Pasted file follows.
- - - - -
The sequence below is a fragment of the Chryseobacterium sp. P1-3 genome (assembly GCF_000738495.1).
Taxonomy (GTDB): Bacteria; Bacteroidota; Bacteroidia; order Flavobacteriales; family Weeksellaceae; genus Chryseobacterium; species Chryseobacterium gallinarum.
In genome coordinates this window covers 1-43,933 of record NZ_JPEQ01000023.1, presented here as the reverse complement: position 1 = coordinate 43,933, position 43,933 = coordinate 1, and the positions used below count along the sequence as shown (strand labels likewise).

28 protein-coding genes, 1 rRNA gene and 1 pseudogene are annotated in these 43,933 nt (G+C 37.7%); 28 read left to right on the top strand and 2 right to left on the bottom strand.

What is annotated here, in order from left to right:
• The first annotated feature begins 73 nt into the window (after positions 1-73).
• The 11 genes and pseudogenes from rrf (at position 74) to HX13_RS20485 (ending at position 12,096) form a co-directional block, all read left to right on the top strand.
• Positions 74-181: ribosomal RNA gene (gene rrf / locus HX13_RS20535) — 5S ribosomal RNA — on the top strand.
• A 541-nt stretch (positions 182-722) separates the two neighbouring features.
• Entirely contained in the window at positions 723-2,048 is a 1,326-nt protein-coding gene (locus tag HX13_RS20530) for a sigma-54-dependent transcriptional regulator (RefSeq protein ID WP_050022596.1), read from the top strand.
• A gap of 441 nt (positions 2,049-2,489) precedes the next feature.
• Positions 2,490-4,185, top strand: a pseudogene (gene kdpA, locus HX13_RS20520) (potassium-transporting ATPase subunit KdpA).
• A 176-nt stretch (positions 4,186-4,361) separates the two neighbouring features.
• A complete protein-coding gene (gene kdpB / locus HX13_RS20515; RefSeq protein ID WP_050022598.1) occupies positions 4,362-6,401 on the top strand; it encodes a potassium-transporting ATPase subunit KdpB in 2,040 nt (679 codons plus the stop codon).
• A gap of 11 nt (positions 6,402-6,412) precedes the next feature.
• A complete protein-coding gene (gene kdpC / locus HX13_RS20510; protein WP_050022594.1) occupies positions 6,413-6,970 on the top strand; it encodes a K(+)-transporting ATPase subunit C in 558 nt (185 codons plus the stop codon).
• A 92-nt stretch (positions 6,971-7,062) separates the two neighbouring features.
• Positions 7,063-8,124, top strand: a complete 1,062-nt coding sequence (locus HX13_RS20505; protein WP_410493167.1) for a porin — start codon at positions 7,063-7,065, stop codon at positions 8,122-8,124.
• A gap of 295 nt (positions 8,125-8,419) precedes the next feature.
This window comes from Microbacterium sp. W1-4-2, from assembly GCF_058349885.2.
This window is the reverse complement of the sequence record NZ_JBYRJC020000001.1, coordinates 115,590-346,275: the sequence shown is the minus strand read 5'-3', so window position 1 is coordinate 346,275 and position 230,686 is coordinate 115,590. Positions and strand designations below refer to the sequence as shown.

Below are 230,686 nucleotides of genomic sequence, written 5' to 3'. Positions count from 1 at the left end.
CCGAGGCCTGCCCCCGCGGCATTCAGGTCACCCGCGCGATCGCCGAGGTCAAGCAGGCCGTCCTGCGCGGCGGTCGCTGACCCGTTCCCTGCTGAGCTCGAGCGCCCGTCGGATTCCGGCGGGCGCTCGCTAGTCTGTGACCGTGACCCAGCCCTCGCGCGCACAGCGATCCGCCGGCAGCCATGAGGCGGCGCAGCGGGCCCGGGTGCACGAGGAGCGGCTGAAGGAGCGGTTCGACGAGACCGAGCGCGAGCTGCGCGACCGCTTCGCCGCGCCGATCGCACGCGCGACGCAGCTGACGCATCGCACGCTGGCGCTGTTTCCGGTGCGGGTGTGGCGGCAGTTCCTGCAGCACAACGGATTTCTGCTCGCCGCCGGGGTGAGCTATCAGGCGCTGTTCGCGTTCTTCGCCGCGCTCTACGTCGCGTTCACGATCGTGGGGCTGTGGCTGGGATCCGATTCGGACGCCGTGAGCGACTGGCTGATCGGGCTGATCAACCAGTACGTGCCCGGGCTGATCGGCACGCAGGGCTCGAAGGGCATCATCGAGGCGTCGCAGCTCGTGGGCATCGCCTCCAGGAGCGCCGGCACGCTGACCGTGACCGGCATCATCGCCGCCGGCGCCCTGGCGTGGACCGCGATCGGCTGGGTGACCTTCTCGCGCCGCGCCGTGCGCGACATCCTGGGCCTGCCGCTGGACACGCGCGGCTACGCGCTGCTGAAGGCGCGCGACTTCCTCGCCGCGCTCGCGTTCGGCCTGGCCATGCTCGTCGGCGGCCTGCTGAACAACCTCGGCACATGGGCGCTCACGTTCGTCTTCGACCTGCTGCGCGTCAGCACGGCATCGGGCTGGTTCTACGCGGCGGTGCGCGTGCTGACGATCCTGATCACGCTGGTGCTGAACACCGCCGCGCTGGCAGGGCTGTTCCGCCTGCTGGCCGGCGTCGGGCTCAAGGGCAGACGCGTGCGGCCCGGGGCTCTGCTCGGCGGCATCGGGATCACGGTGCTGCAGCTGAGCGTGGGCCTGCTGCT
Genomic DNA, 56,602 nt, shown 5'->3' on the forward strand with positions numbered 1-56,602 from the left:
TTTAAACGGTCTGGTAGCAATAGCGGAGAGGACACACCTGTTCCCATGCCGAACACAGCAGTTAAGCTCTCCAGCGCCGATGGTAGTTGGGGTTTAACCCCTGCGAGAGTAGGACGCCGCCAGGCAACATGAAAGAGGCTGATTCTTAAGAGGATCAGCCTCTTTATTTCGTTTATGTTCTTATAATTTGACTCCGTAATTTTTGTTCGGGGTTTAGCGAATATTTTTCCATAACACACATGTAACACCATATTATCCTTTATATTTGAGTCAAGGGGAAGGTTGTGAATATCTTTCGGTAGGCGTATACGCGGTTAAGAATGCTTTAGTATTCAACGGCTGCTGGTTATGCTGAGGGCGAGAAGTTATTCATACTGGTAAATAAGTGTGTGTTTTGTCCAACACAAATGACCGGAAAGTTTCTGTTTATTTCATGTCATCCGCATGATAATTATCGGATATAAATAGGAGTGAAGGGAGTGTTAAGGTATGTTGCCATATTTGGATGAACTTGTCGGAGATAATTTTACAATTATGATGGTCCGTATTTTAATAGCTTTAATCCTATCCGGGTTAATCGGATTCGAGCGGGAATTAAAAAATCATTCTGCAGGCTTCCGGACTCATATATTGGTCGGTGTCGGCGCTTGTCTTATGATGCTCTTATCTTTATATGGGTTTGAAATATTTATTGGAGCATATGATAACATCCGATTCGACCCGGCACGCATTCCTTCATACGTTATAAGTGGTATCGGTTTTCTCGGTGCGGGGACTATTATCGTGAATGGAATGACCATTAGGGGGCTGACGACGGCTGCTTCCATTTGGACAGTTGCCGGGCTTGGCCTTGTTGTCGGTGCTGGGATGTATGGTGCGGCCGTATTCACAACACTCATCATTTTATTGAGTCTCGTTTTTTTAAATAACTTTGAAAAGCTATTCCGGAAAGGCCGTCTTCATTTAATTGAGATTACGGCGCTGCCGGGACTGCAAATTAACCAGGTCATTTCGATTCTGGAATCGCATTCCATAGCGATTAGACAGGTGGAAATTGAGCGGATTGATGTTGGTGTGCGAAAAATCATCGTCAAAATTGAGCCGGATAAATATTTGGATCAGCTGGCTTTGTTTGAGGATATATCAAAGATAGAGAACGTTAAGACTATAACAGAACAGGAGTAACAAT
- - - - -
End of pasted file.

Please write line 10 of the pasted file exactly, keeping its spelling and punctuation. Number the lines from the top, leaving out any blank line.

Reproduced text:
• Entirely contained in the window at positions 723-2,048 is a 1,326-nt protein-coding gene (locus tag HX13_RS20530) for a sigma-54-dependent transcriptional regulator (RefSeq protein ID WP_050022596.1), read from the top strand.